Leading article

Change to emergency departments must be carefully managed

While the peak of coronavirus has passed and lockdown restrictions largely relaxed, the health service is planning for a second wave which could hit in the autumn.

Obviously, everyone will be hoping we do not see a surge similar to that which struck Northern Ireland in the past few months, leading to hundreds of deaths.

But the authorities have to prepare for the worst so it is absolutely essential that work is taking place now so our health and social care system can cope if we experience a sharp increase in cases.

The reconfiguration of hospitals and GP services that was quickly and efficiently organised in March ensured we were able to deal with the immediate impact of Covid-19 but as a strategy it was clearly not sustainable in the longer term.

We need a health service that can treat the full range of patients not only in a timely manner but also as safely as possible in a time of pandemic.

As the Irish News revealed last month, the Department of Health is looking at radical changes to how we access accident and emergency units, with patients only being received by ambulance or a doctor referral.

Further details on these draft plans have now emerged with target dates for the creation of vital services, including urgent care centres and a regional triage system that would be available on a 24/7 basis.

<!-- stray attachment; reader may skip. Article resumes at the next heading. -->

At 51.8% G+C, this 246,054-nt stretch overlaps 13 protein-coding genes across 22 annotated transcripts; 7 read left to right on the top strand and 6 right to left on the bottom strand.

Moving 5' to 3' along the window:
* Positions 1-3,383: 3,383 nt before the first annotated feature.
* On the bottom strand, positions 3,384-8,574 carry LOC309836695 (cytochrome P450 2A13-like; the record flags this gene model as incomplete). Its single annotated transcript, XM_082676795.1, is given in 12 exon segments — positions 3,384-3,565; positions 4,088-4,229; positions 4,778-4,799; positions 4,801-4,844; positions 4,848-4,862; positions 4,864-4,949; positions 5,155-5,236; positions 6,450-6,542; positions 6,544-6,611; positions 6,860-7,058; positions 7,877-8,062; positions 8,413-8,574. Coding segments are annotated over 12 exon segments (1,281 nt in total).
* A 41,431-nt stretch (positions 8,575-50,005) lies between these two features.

It anticipates that as early as next month the north's five biggest hospital emergency departments may not be accepting walk-in patients.

While the most seriously ill will be taken to A&E, around two-thirds of patients will instead be seen in new urgent care centres, ideally located close to casualty in case transfer is needed.

There is no doubt these proposals would represent a huge change for people used to being able to turn up at emergency departments at any time of the day or night.

However, it has to be acknowledged that the current arrangements often lead to unacceptable waiting times while crowded units pose a major issue in terms of coronavirus spread.

There is a pressing need for reform but it must be carefully managed with complete transparency from the Department of Health and a willingness to listen to concerns.

It is recognised that we need to prepare and adapt but it is a process that must be done properly.

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Leading article